first woman to be elected to the U.S. Congress,
and the only member of Congress to vote against
U.S. entry in both world wars
Jeannette Rankin was born in
Missoula, Montana, on June 11, 1880. After
attending the local schools she graduated from
the University of Montana with a degree in
biology in 1902. She spent a short time teaching
in country schools before taking an
apprenticeship as a seamstress and supported
herself by taking in sewing.
In 1908, Rankin enrolled at the
New York School of Philanthropy. She then became
a practicing social worker in Seattle,
Washington, and eventually enrolled at the
University of Washington. The women's suffrage
movement was gaining energy at this time; Rankin
joined the state organization and began to
actively campaign for the cause. She ultimately
served as legislative secretary of the National
Woman's Suffrage Association. Her efforts helped
Montana women win the right to vote in 1914.
In 1916, Rankin ran for a seat
in Congress, on a progressive Republican platform
that addressed women's issues, child-protection
laws, and prohibition, among other social issues.
Although she won the election, Rankin was
initially unsure whether she truly had political
abilities. Her fears were unfounded, however, as
she soon revealed herself to be well educated,
widely traveled, and sophisticated, and earned
the respect of many of her male colleagues.
During her term, Rankin introduced the first bill
that would have allowed women citizenship
independent of their husbands. She also supported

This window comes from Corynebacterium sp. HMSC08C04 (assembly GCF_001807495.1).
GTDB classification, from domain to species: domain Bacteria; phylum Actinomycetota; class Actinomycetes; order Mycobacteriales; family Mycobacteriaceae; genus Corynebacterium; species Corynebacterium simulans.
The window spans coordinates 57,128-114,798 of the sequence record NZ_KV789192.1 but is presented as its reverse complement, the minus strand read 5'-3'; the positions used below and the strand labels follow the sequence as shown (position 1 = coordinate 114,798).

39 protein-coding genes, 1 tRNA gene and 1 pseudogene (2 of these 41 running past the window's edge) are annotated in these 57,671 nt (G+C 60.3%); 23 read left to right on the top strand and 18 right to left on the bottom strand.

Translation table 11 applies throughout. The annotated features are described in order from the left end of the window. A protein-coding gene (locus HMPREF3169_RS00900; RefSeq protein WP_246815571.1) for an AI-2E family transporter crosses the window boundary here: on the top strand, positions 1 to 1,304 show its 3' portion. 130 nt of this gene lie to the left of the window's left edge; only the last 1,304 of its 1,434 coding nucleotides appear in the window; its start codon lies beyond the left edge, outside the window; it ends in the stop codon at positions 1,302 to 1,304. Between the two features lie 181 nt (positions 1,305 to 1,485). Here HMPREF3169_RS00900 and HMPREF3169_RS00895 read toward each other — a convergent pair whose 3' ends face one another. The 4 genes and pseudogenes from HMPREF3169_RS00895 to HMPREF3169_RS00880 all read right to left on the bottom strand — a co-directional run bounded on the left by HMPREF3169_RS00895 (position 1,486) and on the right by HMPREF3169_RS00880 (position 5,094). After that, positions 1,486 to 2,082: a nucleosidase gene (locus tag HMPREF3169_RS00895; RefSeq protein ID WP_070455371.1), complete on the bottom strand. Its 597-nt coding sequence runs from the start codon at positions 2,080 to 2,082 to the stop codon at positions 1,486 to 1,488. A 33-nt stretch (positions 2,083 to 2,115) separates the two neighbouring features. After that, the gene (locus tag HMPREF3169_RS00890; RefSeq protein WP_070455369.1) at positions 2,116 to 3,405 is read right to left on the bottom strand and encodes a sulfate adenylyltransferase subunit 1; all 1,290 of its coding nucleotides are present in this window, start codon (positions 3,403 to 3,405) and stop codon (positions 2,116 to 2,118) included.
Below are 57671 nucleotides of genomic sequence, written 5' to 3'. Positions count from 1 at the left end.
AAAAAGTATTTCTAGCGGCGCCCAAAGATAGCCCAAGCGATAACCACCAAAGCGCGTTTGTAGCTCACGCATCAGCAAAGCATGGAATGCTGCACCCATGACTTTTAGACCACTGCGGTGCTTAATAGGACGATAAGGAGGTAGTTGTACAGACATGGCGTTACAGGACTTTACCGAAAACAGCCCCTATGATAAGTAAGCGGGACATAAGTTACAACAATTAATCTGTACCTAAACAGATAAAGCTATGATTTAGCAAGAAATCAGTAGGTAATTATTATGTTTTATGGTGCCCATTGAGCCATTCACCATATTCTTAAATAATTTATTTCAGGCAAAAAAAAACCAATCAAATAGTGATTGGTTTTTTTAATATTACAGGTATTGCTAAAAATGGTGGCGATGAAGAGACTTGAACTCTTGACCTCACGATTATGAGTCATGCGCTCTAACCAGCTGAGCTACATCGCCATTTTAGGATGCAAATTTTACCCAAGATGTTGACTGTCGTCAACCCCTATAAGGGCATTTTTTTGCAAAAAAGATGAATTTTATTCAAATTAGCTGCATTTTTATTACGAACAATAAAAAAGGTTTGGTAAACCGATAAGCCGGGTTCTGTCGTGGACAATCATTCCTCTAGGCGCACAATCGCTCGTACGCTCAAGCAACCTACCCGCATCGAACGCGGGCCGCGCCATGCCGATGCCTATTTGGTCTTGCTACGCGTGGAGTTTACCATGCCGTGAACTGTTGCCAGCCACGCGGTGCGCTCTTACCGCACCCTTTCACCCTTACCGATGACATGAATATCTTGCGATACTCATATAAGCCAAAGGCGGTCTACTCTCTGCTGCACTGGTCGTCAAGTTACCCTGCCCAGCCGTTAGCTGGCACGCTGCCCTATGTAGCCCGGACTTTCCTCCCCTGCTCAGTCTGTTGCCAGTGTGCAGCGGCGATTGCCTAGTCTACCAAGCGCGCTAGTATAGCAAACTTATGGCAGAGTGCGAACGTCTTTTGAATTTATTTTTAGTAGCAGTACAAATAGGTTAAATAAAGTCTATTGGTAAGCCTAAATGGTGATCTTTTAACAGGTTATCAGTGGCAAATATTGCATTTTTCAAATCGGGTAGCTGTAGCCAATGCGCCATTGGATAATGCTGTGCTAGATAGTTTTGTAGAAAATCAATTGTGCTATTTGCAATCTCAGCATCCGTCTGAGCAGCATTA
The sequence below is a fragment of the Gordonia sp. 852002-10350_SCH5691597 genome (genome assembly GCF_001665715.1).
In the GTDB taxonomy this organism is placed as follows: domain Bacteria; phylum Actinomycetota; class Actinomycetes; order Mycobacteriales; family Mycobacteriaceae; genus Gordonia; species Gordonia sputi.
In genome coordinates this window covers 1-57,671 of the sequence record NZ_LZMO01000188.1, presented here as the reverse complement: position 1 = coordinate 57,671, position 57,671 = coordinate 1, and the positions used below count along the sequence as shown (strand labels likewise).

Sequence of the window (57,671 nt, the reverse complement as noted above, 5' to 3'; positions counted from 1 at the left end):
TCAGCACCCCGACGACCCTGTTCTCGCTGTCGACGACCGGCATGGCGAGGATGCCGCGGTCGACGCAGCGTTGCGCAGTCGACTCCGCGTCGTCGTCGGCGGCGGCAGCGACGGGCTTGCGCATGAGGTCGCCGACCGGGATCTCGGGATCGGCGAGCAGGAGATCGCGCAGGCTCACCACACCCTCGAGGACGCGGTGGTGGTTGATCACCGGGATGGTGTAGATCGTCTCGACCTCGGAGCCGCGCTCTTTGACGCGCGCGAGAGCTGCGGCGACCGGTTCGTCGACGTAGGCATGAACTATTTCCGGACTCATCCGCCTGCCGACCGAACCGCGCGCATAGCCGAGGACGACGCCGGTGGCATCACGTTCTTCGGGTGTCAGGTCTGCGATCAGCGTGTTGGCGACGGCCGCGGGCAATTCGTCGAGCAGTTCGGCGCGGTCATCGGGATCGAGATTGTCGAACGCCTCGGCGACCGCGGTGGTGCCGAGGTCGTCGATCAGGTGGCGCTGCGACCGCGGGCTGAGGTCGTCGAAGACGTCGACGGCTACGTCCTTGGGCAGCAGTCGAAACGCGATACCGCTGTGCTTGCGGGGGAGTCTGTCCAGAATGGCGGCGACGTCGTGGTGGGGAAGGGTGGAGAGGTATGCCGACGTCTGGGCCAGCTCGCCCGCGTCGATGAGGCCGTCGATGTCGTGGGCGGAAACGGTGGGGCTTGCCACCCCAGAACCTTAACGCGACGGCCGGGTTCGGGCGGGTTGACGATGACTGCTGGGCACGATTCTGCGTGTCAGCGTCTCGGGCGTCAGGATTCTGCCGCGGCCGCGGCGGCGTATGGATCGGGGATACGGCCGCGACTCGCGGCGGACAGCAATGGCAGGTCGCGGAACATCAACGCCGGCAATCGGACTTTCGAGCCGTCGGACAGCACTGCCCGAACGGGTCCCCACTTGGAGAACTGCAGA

government-sponsored pre-natal and child-care
education for women.
An outspoken isolationist,
Rankin was one of 49 members of Congress to vote
against declaring war on Germany in 1917. This
unpopular stand cost her the Republican
nomination in 1918. After leaving Congress in
1919, she became a lobbyist and returned to
Running on an anti-war platform
in 1940, Rankin again won election to the House.
Her desire to keep the United States out of
another world war got her elected, but her vote
against declaring war on Japan after the bombing
of Pearl Harbor effectively ended her political
career. (Rankin was the only member of Congress
to vote against U.S. entry in both world wars.)
Rankin did not seek re-election
in 1942, but she did continue to campaign for
peace and social reform throughout the rest of
her life. Drawn by the "non-violent
resistance" teachings of Mohandas Gandhi,
she made several trips to India between 1946 and
1971, and she participated in demonstrations
against U.S. involvement in Vietnam.
Jeannette Rankin died at her
home in Carmel-by-the-Sea, California, on May 18,
1973. A statue of her represents Montana in
Statuary Hall of the U.S. Capitol.
Jeannette Rankin Foundation www.rankinfoundation.org
Jeannette Rankin Peace Center www.jrpc.org
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